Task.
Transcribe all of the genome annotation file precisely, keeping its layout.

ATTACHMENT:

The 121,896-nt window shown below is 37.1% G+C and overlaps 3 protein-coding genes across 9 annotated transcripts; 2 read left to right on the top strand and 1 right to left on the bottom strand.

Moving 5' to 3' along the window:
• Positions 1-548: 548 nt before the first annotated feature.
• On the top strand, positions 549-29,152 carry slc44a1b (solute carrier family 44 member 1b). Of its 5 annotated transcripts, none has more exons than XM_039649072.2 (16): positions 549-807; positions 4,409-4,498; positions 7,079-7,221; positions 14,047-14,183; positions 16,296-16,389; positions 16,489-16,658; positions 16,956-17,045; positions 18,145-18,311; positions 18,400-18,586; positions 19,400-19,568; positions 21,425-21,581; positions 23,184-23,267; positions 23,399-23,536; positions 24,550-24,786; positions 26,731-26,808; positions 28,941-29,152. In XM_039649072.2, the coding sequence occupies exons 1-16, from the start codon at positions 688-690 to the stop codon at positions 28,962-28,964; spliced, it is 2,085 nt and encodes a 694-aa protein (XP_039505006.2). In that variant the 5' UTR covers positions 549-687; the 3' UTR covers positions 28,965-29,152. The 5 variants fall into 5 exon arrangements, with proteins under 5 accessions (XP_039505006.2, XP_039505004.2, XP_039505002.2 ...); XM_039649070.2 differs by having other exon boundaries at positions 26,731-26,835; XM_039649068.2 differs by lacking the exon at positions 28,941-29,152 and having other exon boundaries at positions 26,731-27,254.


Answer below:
The 121,896-nt window shown below is 37.1% G+C and overlaps 3 protein-coding genes across 9 annotated transcripts; 2 read left to right on the top strand and 1 right to left on the bottom strand.

Moving 5' to 3' along the window:
• Positions 1-548: 548 nt before the first annotated feature.
• On the top strand, positions 549-29,152 carry slc44a1b (solute carrier family 44 member 1b). Of its 5 annotated transcripts, none has more exons than XM_039649072.2 (16): positions 549-807; positions 4,409-4,498; positions 7,079-7,221; positions 14,047-14,183; positions 16,296-16,389; positions 16,489-16,658; positions 16,956-17,045; positions 18,145-18,311; positions 18,400-18,586; positions 19,400-19,568; positions 21,425-21,581; positions 23,184-23,267; positions 23,399-23,536; positions 24,550-24,786; positions 26,731-26,808; positions 28,941-29,152. In XM_039649072.2, the coding sequence occupies exons 1-16, from the start codon at positions 688-690 to the stop codon at positions 28,962-28,964; spliced, it is 2,085 nt and encodes a 694-aa protein (XP_039505006.2). In that variant the 5' UTR covers positions 549-687; the 3' UTR covers positions 28,965-29,152. The 5 variants fall into 5 exon arrangements, with proteins under 5 accessions (XP_039505006.2, XP_039505004.2, XP_039505002.2 ...); XM_039649070.2 differs by having other exon boundaries at positions 26,731-26,835; XM_039649068.2 differs by lacking the exon at positions 28,941-29,152 and having other exon boundaries at positions 26,731-27,254.